Radiologic studies involving the use of intravascular iodinated contrast materials (for example, intravenous urogram, intravenous cholangiography, angiography, and computed tomography (CT) scans with intravascular contrast materials) can lead to acute alteration of renal function and have been associated with lactic acidosis in patients receiving metformin [see Contraindications (4)]. Therefore, in patients in whom any such study is planned, pioglitazone hydrochloride and metformin hydrochloride should be discontinued at the time of or prior to the procedure, and withheld for 48 hours subsequent to the procedure and reinstituted only after renal function has been re-evaluated and found to be normal.

5.11 Hypoxic States


Cardiovascular collapse (shock) from whatever cause, acute congestive heart failure, acute myocardial infarction and other conditions characterized by hypoxemia have been associated with lactic acidosis and may also cause prerenal azotemia. When such events occur in patients receiving pioglitazone hydrochloride and metformin hydrochloride therapy, the drug should be promptly discontinued.

5.12 Surgical Procedures


Use of pioglitazone hydrochloride and metformin hydrochloride should be temporarily suspended for any surgical procedure (except minor procedures not associated with restricted intake of food and fluids) and should not be restarted until the patient's oral intake has resumed and renal function has been evaluated as normal.

5.13 Alcohol Intake


Alcohol is known to potentiate the effect of metformin on lactate metabolism. Patients, therefore, should be warned against excessive alcohol intake, acute or chronic, while receiving pioglitazone hydrochloride and metformin hydrochloride.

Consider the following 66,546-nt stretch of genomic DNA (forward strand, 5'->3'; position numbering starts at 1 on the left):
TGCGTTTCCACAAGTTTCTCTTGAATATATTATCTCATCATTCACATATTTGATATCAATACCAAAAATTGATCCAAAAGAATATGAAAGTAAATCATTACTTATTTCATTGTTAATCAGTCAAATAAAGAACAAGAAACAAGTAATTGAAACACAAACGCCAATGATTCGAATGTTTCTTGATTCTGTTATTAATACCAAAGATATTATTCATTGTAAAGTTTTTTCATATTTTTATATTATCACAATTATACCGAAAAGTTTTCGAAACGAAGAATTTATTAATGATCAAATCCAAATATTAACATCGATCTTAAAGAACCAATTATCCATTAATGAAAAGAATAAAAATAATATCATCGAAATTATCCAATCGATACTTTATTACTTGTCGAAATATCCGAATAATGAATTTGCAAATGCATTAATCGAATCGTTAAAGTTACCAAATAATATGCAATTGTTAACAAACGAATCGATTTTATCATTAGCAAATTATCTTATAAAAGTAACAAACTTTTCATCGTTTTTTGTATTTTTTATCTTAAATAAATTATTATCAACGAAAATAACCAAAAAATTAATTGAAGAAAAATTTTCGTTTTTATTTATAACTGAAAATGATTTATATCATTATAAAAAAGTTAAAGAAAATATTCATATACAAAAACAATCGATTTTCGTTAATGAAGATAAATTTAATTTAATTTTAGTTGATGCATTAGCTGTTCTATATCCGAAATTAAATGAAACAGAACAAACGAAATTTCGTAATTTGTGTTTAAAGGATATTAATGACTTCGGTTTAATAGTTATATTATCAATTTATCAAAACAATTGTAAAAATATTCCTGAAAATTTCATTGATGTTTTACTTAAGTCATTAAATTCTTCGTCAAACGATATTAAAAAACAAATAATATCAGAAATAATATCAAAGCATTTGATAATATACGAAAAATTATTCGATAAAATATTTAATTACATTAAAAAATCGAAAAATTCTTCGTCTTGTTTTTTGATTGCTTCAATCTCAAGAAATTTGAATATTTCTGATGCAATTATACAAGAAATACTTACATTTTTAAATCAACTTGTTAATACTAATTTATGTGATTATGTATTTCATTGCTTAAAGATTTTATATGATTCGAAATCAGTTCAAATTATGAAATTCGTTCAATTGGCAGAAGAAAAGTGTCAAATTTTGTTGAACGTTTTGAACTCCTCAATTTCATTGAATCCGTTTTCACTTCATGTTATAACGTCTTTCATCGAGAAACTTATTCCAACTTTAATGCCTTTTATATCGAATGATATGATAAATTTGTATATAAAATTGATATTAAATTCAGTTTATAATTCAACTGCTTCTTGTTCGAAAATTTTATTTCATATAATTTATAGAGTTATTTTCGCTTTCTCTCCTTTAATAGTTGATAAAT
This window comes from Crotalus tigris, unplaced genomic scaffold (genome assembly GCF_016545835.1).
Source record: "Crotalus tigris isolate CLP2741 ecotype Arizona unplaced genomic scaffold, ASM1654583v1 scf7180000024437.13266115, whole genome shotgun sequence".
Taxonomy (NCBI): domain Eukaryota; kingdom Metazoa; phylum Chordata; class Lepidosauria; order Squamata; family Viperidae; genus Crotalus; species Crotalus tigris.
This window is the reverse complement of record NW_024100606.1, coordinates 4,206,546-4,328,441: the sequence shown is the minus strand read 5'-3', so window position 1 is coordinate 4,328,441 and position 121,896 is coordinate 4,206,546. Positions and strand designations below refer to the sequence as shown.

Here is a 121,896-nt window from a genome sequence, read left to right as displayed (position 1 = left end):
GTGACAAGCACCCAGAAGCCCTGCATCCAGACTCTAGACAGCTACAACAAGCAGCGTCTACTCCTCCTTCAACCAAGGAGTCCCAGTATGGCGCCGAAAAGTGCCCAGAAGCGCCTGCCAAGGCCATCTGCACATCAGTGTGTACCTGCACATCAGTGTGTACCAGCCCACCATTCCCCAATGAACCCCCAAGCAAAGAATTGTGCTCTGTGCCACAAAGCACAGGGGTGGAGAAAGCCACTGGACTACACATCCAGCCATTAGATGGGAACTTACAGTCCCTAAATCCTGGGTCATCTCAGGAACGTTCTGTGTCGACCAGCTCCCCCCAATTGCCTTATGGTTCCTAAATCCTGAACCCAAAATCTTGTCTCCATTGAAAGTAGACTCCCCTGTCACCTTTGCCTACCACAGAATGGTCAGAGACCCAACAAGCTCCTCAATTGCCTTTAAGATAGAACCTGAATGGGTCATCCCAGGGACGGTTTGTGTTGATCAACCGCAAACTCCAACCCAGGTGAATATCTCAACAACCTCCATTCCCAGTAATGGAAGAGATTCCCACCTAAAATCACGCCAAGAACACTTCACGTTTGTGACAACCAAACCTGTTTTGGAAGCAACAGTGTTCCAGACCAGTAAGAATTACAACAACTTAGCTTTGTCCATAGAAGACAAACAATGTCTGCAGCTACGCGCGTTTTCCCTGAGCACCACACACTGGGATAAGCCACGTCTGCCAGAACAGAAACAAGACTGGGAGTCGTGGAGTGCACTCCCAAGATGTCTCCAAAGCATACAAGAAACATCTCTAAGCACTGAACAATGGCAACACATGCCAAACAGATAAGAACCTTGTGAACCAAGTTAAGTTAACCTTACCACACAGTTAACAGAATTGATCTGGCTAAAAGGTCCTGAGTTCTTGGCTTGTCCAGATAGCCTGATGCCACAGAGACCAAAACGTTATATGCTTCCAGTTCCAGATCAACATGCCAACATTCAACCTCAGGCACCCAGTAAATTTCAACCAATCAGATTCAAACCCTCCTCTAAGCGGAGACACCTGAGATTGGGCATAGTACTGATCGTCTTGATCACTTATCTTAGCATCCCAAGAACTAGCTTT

5.14 Vitamin B12 Levels


In controlled clinical trials of metformin of 29 weeks duration, a decrease to subnormal levels of previously normal serum vitamin B12 levels, without clinical manifestations, was observed in approximately 7% of patients. Such decrease, possibly due to interference with B12 absorption from the B12-intrinsic factor complex, is, however, very rarely associated with anemia and appears to be rapidly reversible with discontinuation of metformin or vitamin B12 supplementation. Measurement of hematologic parameters on an annual basis is advised in patients on pioglitazone hydrochloride and metformin hydrochloride and any apparent abnormalities should be appropriately investigated and managed. Certain individuals (those with inadequate vitamin B12 or calcium intake or absorption) appear to be predisposed to developing subnormal vitamin B12 levels. In these patients, routine serum vitamin B12 measurements at two- to three-year intervals may be useful.

5.15 Macrovascular Outcomes


There have been no clinical studies establishing conclusive evidence of macrovascular risk reduction with pioglitazone hydrochloride and metformin hydrochloride or any other oral anti-diabetic drug.

6 ADVERSE REACTIONS


The following serious adverse reactions are discussed elsewhere in the labeling:
 

6.1 Clinical Studies Experience


Because clinical trials are conducted under widely varying conditions, adverse reaction rates observed in the clinical trials of a drug cannot be directly compared to rates in the clinical trials of another drug and may not reflect the rates observed in practice.

Pioglitazone

Over 8500 patients with type 2 diabetes have been treated with pioglitazone in randomized, double-blind, controlled clinical trials, including 2605 patients with type 2 diabetes and macrovascular disease treated with pioglitazone from the PROactive clinical trial. In these trials, over 6000 patients have been treated with pioglitazone for 6 months or longer, over 4500 patients have been treated with pioglitazone for one year or longer, and over 3000 patients have been treated with pioglitazone for at least 2 years.